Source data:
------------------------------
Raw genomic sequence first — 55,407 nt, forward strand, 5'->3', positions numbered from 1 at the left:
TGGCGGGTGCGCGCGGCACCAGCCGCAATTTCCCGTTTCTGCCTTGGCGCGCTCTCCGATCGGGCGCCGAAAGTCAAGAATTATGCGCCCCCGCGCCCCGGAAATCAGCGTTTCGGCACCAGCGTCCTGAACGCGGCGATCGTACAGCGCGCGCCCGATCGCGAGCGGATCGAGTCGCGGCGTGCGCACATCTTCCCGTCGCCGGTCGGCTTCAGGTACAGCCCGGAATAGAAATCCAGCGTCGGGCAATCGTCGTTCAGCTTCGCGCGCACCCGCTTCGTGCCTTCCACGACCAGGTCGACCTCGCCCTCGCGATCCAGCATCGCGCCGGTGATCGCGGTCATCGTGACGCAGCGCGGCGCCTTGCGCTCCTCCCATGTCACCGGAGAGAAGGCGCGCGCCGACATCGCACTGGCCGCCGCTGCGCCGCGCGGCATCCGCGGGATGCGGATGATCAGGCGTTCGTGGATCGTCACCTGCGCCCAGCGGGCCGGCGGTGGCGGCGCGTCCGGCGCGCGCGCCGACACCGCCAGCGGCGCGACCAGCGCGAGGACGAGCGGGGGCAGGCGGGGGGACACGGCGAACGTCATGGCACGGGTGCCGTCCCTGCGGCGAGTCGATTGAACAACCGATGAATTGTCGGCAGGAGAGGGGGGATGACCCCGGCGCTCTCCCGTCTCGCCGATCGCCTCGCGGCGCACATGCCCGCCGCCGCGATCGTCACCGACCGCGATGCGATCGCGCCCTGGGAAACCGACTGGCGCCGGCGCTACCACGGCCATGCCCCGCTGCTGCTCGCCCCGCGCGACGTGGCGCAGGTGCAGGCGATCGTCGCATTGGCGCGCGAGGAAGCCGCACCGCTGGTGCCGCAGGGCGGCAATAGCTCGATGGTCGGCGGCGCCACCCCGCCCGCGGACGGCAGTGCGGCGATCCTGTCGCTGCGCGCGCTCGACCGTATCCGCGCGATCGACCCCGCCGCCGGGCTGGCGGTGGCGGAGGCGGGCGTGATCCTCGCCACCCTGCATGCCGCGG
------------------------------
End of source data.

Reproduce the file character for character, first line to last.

Raw genomic sequence first — 55,407 nt, forward strand, 5'->3', positions numbered from 1 at the left:
TGGCGGGTGCGCGCGGCACCAGCCGCAATTTCCCGTTTCTGCCTTGGCGCGCTCTCCGATCGGGCGCCGAAAGTCAAGAATTATGCGCCCCCGCGCCCCGGAAATCAGCGTTTCGGCACCAGCGTCCTGAACGCGGCGATCGTACAGCGCGCGCCCGATCGCGAGCGGATCGAGTCGCGGCGTGCGCACATCTTCCCGTCGCCGGTCGGCTTCAGGTACAGCCCGGAATAGAAATCCAGCGTCGGGCAATCGTCGTTCAGCTTCGCGCGCACCCGCTTCGTGCCTTCCACGACCAGGTCGACCTCGCCCTCGCGATCCAGCATCGCGCCGGTGATCGCGGTCATCGTGACGCAGCGCGGCGCCTTGCGCTCCTCCCATGTCACCGGAGAGAAGGCGCGCGCCGACATCGCACTGGCCGCCGCTGCGCCGCGCGGCATCCGCGGGATGCGGATGATCAGGCGTTCGTGGATCGTCACCTGCGCCCAGCGGGCCGGCGGTGGCGGCGCGTCCGGCGCGCGCGCCGACACCGCCAGCGGCGCGACCAGCGCGAGGACGAGCGGGGGCAGGCGGGGGGACACGGCGAACGTCATGGCACGGGTGCCGTCCCTGCGGCGAGTCGATTGAACAACCGATGAATTGTCGGCAGGAGAGGGGGGATGACCCCGGCGCTCTCCCGTCTCGCCGATCGCCTCGCGGCGCACATGCCCGCCGCCGCGATCGTCACCGACCGCGATGCGATCGCGCCCTGGGAAACCGACTGGCGCCGGCGCTACCACGGCCATGCCCCGCTGCTGCTCGCCCCGCGCGACGTGGCGCAGGTGCAGGCGATCGTCGCATTGGCGCGCGAGGAAGCCGCACCGCTGGTGCCGCAGGGCGGCAATAGCTCGATGGTCGGCGGCGCCACCCCGCCCGCGGACGGCAGTGCGGCGATCCTGTCGCTGCGCGCGCTCGACCGTATCCGCGCGATCGACCCCGCCGCCGGGCTGGCGGTGGCGGAGGCGGGCGTGATCCTCGCCACCCTGCATGCCGCGG